- Immigration has costs and benefits. Government should be open with voters about who bears the costs and about how those who benefit should contribute so as to mitigate the costs.
- There must be a quick and effective way of getting rid of those immigrants who turn out to be not wanted (e.g. because of criminal behavior).
- Immigrants should contribute to the receiving country for a period before receiving benefits or otherwise pay for benefits. Immigrants should not be free riders on the contributions of others. “Need” cannot be the only basis on which rationed public goods and benefits are shared; “contribution” should also feature.
- There are many areas of the world where there is war / serious civil strife / appalling governments. It is no longer feasible to think that one country can give asylum to the numbers involved even if the individuals involved may have well founded claims for asylum. The international asylum/refugee laws need to take into account of the numbers involved and either severely limit the right to asylum or place a numbers cap on it for any one country.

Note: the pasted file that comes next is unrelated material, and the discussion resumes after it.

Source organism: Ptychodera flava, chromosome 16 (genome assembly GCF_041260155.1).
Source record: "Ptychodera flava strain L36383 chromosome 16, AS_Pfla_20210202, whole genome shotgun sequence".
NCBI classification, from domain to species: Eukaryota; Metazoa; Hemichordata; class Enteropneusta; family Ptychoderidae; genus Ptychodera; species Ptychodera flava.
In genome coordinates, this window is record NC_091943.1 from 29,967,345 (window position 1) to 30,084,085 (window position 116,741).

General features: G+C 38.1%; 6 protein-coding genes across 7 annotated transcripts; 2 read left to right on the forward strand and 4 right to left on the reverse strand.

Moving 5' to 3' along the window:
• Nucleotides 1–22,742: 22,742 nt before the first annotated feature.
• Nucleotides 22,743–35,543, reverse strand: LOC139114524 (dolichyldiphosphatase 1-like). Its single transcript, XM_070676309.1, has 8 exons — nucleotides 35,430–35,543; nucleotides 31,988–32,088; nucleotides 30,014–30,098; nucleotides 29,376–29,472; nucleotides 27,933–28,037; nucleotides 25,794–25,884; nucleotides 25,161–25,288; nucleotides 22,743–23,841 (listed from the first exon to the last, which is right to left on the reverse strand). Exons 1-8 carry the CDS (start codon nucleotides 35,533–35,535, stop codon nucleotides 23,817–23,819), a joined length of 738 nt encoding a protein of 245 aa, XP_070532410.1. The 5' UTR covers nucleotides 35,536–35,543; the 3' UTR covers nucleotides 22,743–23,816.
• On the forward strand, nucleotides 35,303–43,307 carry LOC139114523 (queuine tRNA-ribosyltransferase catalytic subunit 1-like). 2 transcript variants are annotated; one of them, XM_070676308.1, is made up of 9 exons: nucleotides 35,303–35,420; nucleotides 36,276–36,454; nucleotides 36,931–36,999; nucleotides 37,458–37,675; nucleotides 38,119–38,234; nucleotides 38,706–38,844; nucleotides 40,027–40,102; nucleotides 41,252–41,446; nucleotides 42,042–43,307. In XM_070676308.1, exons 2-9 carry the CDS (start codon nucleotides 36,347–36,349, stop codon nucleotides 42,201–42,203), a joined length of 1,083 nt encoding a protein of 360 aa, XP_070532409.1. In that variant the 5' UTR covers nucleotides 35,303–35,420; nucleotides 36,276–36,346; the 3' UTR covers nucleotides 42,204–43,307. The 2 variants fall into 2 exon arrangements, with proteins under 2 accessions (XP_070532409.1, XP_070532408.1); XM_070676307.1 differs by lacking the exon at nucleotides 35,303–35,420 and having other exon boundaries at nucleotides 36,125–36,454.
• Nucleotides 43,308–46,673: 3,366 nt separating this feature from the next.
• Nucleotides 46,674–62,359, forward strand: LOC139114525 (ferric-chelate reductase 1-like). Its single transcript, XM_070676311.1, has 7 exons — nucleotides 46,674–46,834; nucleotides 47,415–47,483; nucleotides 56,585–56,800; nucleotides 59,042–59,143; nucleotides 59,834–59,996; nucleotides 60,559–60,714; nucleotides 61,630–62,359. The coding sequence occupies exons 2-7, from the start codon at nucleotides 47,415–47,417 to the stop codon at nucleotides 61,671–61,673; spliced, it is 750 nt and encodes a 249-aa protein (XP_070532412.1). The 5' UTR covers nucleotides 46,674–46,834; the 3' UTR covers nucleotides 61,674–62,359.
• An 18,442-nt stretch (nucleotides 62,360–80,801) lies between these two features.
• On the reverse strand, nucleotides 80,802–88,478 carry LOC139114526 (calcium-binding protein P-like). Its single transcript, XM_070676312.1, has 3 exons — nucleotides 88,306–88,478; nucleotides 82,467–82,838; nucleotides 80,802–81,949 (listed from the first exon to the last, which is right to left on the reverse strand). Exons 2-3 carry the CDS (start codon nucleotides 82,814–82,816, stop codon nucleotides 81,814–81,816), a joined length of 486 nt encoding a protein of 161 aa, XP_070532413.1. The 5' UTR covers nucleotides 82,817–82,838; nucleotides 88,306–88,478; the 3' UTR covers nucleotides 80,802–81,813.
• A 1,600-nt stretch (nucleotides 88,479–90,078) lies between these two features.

With the EU’s Freedom of Movement EU governments have effectively lost all control of points 1-4. But this has been known ever since we joined. It has become acute because of the recent increase in numbers (itself a consequence of Britain’s relatively better economic performance) and because this occurred at around the same time that there was also an increase in immigration and asylum claims from non-EU countries.